Go to main content

University of Silesia in Katowice

  • Polski
  • English
Logo European City of Science 2024

Pandemic advice from ancient philosophers. An interview with Prof. Bogdan Dembiński

18.05.2020 - 15:09 update 20.05.2020 - 15:35
Editors: MK
Tags: filozofia, pandemia

Has the world become an amusement park full of attractions which we don’t want to give up even in the case of a global threat, such as the coronavirus pandemic? Someone has cut off our electricity for a while. We have no idea how long it’s going to take. We are now experiencing a lot of situations that leave us helpless. How can we deal with what we have no influence upon? What should we focus our attention on? Let’s listen to the voice of ancient Greeks. Prof. Bohdan Dembiński from the Faculty of Humanities at the University of Silesia in Katowice, ancient philosophy historian and enthusiast of high mountain climbing, speaks on their behalf.

|Małgorzata Kłoskowicz|

Professor, you’ve been studying the concepts of ancient philosophers for many years. Is their way of understanding the world close to you?

Ancient philosophers, and particularly Greek, are important for me not only due to my scientific interests. Looking from the perspective of my own life experience, I can admit that their attitude to life is close to mine. I’m stranger to the verbal aerobatics which is characteristic for many later philosophical beliefs. I’m much closer to thinking about what concerns the nature of the world and is important for our way of being or quality of our existence.

I’d like to particularly emphasize, not only in the period of pandemic, a specific kind of attitude towards the world. A majority of ancient philosophers thought that the world which surrounds us cannot be changed. It has its own order, and it is a process in which something goes on all the time, whether we want it or not. From our perspective it is sometimes idyllic, but more often dramatic. I think that ancient Greek philosophers mainly searched for a response to the question how to behave in circumstances which are beyond our control.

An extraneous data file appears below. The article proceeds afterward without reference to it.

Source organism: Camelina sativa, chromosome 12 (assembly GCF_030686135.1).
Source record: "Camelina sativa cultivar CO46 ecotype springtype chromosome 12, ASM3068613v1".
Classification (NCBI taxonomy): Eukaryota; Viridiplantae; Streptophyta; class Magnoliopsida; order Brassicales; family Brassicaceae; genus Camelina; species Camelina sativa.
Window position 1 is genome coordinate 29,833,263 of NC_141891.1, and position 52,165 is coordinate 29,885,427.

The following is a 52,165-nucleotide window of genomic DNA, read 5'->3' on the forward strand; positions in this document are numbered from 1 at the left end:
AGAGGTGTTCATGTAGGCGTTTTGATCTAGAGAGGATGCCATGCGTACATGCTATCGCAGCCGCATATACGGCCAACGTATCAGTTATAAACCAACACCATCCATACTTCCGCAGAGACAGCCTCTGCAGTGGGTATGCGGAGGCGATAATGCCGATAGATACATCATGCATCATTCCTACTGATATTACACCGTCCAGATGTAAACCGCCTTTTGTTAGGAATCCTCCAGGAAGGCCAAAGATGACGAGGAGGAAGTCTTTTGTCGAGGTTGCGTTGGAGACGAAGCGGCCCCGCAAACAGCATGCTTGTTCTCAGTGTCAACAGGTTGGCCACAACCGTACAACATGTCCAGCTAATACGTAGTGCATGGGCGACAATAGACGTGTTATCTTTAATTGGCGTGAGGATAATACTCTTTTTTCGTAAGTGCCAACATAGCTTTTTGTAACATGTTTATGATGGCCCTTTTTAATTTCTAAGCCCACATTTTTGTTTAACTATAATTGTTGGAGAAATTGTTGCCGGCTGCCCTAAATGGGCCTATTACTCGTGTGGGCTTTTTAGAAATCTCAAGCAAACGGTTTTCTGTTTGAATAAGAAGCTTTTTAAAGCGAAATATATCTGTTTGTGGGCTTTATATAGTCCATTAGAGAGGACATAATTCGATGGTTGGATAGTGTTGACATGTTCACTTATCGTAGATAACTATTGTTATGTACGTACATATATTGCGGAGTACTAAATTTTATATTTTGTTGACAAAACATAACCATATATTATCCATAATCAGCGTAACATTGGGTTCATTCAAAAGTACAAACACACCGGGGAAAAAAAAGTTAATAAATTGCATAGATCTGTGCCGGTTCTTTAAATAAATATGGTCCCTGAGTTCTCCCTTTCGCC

I suspect that they analysed a majority of possible attitudes towards the world, in order to choose and promote the most optimal ones in the end…

Moreover, I think that they also practised at least some of them. After all, life in itself is inexhaustible. What ancient Greeks offer is based on the conviction that we cannot change the world, but we can change ourselves, change to feel mentally happy.

However, this is not about withdrawing from any attempts to ‘improve’ the world, but about something much more important – accepting the world as it is, and accepting our own nature, with all its limitations. We want the world to be different and consistent with us and with our will, and what is more – we would usually like to be someone else. This is when problems arise, because the reality is and will be different. If we don’t come to terms with it, we will always be unhappy, on war with ourselves and the world, fighting a lost battle all the time. This will not make us happy.

How can we be happy? It seems that this question, even though it remains up-to-date, tends to be infantilised in the modern world…